ESCALATING COST OF GOVERNMENTS

By NBF News
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WHEN high cost of governments was an issue last year, it was principally located in the jumbo pays the National Assembly instituted for its privileged 468 members. It is therefore refreshing to extend the debate to other areas of government.

The suggestion of the Presidential Advisory Council, PAC, for reduction in the number of Ministries, Departments and Agencies, MDAs is a way of tackling a looming doom nobody is willing to address.

PAC's advice could be ignored, as was the case in the past. Ministries and agencies are fertile soil for political patronage. A minister, a director general, a permanent secretary, directors - form the echelon for dispensing resources awarded to that section of government through budgets.

As political opportunities diminish in states and local governments (and with them patronage), the federal pool becomes the only one with resources to accommodate rising number of unemployed politicians. Appointments are only available if more ministries and government agencies exit to meet the demands for political appointments.

Political expediency over rules economics. One of the biggest fights among Ministers is about their status, especially if they are Minister of State, which reads Junior Minister.  The argument, leaning on constitutional provisions on equality of States, hammers on the absence of equity in subjugating one State to another. Proponents of this position wonder if there is a junior State. The political solution lies in 36 federal ministries, each with sufficient resource base to appease politicians.

More costs arise from the facility with which the National Assembly creates agencies. Little thought is given to financial implications of laws that expand bureaucracy. Each new commission or department of government adds to the cost of governance. However, these agencies hardly improve government services. They result in additional tension as government battles with appointments and political correctness in that direction.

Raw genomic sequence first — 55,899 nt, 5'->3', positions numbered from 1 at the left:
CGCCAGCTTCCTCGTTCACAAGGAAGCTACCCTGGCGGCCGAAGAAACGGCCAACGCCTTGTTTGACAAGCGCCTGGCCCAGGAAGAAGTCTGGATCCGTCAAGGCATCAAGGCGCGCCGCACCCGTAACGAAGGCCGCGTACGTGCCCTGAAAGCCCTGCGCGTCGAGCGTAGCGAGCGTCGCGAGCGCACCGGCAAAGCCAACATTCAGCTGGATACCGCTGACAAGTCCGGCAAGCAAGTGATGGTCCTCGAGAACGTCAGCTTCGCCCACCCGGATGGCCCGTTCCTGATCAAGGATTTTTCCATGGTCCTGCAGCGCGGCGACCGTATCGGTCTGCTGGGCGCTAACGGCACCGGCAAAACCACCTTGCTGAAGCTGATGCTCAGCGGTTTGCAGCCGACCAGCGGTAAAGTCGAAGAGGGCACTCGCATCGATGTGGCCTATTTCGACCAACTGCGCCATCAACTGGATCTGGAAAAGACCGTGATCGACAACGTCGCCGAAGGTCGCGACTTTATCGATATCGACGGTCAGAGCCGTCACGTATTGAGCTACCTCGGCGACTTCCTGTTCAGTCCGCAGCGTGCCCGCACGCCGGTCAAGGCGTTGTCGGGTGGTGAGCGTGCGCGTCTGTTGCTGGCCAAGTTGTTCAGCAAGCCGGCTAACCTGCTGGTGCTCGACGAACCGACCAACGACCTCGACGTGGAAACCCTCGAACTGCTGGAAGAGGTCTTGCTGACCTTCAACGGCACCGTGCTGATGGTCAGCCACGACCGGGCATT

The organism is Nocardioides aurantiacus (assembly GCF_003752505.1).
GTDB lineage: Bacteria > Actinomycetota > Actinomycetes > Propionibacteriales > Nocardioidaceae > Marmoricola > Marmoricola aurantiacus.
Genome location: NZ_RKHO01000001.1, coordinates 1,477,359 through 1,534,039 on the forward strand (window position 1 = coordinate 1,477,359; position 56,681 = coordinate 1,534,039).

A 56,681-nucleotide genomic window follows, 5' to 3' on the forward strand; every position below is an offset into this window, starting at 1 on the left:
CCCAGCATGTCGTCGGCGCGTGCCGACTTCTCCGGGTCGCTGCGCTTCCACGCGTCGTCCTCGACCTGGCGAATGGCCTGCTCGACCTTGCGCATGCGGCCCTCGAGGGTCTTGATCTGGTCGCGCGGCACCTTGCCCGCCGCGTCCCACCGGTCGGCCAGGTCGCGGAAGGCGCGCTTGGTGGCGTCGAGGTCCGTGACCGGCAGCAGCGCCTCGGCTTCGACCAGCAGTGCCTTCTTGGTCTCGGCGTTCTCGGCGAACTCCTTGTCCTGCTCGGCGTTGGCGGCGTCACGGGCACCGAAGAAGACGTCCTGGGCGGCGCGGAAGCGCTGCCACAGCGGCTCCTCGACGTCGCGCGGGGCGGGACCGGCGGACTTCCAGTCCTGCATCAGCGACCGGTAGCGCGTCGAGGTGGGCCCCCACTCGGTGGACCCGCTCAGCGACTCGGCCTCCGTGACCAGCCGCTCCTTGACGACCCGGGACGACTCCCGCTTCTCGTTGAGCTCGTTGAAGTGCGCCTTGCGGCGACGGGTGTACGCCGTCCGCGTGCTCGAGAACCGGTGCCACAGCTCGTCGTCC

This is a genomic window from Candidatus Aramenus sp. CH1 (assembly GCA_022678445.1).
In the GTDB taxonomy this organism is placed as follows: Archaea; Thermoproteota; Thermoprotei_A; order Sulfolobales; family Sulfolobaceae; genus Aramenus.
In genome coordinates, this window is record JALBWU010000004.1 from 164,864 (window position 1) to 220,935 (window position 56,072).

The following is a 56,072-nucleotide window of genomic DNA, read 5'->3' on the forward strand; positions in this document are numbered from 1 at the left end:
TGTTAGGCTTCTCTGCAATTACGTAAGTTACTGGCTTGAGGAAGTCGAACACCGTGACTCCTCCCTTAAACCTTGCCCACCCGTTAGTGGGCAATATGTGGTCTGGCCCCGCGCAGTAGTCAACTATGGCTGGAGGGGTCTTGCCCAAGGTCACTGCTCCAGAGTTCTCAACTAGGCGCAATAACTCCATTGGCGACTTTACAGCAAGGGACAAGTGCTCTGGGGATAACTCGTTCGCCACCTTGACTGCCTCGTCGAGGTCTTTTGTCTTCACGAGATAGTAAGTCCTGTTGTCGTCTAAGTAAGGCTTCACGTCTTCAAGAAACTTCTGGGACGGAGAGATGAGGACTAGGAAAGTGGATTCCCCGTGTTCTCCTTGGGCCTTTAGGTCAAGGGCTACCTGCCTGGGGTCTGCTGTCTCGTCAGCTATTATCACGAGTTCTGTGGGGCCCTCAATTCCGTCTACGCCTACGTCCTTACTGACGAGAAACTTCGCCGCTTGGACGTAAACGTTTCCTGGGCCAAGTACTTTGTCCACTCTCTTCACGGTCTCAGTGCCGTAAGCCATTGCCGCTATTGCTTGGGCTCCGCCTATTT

If we take the anti-corruption agencies as example, government's reluctance in curbing waste will be more glaring. There was the Code of Conduct Bureau, then Independent Corrupt and other Offences Practices Commission and finally the Economic and Financial Crimes Commission. Their roles clash. Most petitioners tend to patronise all three, which stretch their resources in sustaining the waste.

Governments have ignored calls to merge them for more efficiency in costs and operations. Similarly, some commissions should be departments within ministries.

PAC Chairman, Gen. Theophilus Danjuma should also admit that PAC is an addition to bureaucracy and costs of government. Other wastes are in the unlimited number of aides for the president and governors, spurious appointments like Chief of Staff and Chief Security Officers for local government chairmen.

The N15.6 trillion governments spent between May 1999 and December 31, 2010 on public servants tells only a part of the story. It does not capture savings that would have been made on capital expenditures if these agencies did not exist.

Governments need to act fast to save shrinking resources for investments on development. It is also important to run government with great anticipation of a time when oil income that funds these wastes would have gone.